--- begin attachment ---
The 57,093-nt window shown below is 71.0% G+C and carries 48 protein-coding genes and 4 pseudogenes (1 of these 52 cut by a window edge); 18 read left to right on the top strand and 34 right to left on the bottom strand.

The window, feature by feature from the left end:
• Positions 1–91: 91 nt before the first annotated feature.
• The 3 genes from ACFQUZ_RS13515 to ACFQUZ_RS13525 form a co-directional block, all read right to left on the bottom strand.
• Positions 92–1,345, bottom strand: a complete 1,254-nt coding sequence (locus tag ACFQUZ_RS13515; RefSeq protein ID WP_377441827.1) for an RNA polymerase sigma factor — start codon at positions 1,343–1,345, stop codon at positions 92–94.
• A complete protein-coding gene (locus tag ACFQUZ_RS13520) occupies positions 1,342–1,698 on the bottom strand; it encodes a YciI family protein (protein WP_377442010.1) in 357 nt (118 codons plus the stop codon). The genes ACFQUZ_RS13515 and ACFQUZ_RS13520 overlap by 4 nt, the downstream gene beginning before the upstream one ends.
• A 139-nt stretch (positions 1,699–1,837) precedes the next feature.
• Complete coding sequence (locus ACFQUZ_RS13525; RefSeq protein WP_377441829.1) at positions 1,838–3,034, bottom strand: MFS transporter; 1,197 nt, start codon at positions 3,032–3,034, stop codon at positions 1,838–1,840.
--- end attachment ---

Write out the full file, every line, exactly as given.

The 57,093-nt window shown below is 71.0% G+C and carries 48 protein-coding genes and 4 pseudogenes (1 of these 52 cut by a window edge); 18 read left to right on the top strand and 34 right to left on the bottom strand.

The window, feature by feature from the left end:
• Positions 1–91: 91 nt before the first annotated feature.
• The 3 genes from ACFQUZ_RS13515 to ACFQUZ_RS13525 form a co-directional block, all read right to left on the bottom strand.
• Positions 92–1,345, bottom strand: a complete 1,254-nt coding sequence (locus tag ACFQUZ_RS13515; RefSeq protein ID WP_377441827.1) for an RNA polymerase sigma factor — start codon at positions 1,343–1,345, stop codon at positions 92–94.
• A complete protein-coding gene (locus tag ACFQUZ_RS13520) occupies positions 1,342–1,698 on the bottom strand; it encodes a YciI family protein (protein WP_377442010.1) in 357 nt (118 codons plus the stop codon). The genes ACFQUZ_RS13515 and ACFQUZ_RS13520 overlap by 4 nt, the downstream gene beginning before the upstream one ends.
• A 139-nt stretch (positions 1,699–1,837) precedes the next feature.
• Complete coding sequence (locus ACFQUZ_RS13525; RefSeq protein WP_377441829.1) at positions 1,838–3,034, bottom strand: MFS transporter; 1,197 nt, start codon at positions 3,032–3,034, stop codon at positions 1,838–1,840.